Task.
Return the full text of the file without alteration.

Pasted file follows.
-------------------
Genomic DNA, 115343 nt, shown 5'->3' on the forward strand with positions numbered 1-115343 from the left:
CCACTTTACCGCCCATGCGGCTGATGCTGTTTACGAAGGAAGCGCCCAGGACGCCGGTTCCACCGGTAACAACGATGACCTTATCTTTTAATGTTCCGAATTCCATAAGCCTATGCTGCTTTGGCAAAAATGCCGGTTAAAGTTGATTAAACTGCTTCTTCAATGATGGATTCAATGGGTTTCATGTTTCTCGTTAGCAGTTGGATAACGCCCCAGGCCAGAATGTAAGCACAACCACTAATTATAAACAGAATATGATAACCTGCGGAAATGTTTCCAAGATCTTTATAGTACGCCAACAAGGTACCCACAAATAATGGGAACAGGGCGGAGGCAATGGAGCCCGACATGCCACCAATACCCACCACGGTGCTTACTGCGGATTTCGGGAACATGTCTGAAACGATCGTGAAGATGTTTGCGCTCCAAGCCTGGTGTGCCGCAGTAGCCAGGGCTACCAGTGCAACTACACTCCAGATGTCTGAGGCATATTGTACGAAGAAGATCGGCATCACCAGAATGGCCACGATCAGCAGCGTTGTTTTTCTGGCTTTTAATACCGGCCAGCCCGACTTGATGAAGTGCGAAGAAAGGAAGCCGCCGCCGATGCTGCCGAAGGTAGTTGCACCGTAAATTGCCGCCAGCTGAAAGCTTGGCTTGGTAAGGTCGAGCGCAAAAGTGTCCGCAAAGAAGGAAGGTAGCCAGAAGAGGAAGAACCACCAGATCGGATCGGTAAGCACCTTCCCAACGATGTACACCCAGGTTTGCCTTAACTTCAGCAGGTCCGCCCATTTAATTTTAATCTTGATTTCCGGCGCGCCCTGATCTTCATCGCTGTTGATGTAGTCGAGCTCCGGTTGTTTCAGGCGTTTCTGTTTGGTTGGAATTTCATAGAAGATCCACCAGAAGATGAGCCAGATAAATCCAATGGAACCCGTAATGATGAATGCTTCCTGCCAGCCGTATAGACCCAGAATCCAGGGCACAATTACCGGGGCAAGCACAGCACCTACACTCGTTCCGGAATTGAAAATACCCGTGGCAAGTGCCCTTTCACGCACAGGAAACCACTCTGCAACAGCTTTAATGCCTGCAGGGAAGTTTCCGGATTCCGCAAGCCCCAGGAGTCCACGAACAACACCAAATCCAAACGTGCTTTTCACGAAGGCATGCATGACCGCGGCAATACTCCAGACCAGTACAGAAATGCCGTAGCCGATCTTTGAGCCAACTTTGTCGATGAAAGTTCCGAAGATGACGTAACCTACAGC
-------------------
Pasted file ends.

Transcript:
Genomic DNA, 115343 nt, shown 5'->3' on the forward strand with positions numbered 1-115343 from the left:
CCACTTTACCGCCCATGCGGCTGATGCTGTTTACGAAGGAAGCGCCCAGGACGCCGGTTCCACCGGTAACAACGATGACCTTATCTTTTAATGTTCCGAATTCCATAAGCCTATGCTGCTTTGGCAAAAATGCCGGTTAAAGTTGATTAAACTGCTTCTTCAATGATGGATTCAATGGGTTTCATGTTTCTCGTTAGCAGTTGGATAACGCCCCAGGCCAGAATGTAAGCACAACCACTAATTATAAACAGAATATGATAACCTGCGGAAATGTTTCCAAGATCTTTATAGTACGCCAACAAGGTACCCACAAATAATGGGAACAGGGCGGAGGCAATGGAGCCCGACATGCCACCAATACCCACCACGGTGCTTACTGCGGATTTCGGGAACATGTCTGAAACGATCGTGAAGATGTTTGCGCTCCAAGCCTGGTGTGCCGCAGTAGCCAGGGCTACCAGTGCAACTACACTCCAGATGTCTGAGGCATATTGTACGAAGAAGATCGGCATCACCAGAATGGCCACGATCAGCAGCGTTGTTTTTCTGGCTTTTAATACCGGCCAGCCCGACTTGATGAAGTGCGAAGAAAGGAAGCCGCCGCCGATGCTGCCGAAGGTAGTTGCACCGTAAATTGCCGCCAGCTGAAAGCTTGGCTTGGTAAGGTCGAGCGCAAAAGTGTCCGCAAAGAAGGAAGGTAGCCAGAAGAGGAAGAACCACCAGATCGGATCGGTAAGCACCTTCCCAACGATGTACACCCAGGTTTGCCTTAACTTCAGCAGGTCCGCCCATTTAATTTTAATCTTGATTTCCGGCGCGCCCTGATCTTCATCGCTGTTGATGTAGTCGAGCTCCGGTTGTTTCAGGCGTTTCTGTTTGGTTGGAATTTCATAGAAGATCCACCAGAAGATGAGCCAGATAAATCCAATGGAACCCGTAATGATGAATGCTTCCTGCCAGCCGTATAGACCCAGAATCCAGGGCACAATTACCGGGGCAAGCACAGCACCTACACTCGTTCCGGAATTGAAAATACCCGTGGCAAGTGCCCTTTCACGCACAGGAAACCACTCTGCAACAGCTTTAATGCCTGCAGGGAAGTTTCCGGATTCCGCAAGCCCCAGGAGTCCACGAACAACACCAAATCCAAACGTGCTTTTCACGAAGGCATGCATGACCGCGGCAATACTCCAGACCAGTACAGAAATGCCGTAGCCGATCTTTGAGCCAACTTTGTCGATGAAAGTTCCGAAGATGACGTAACCTACAGC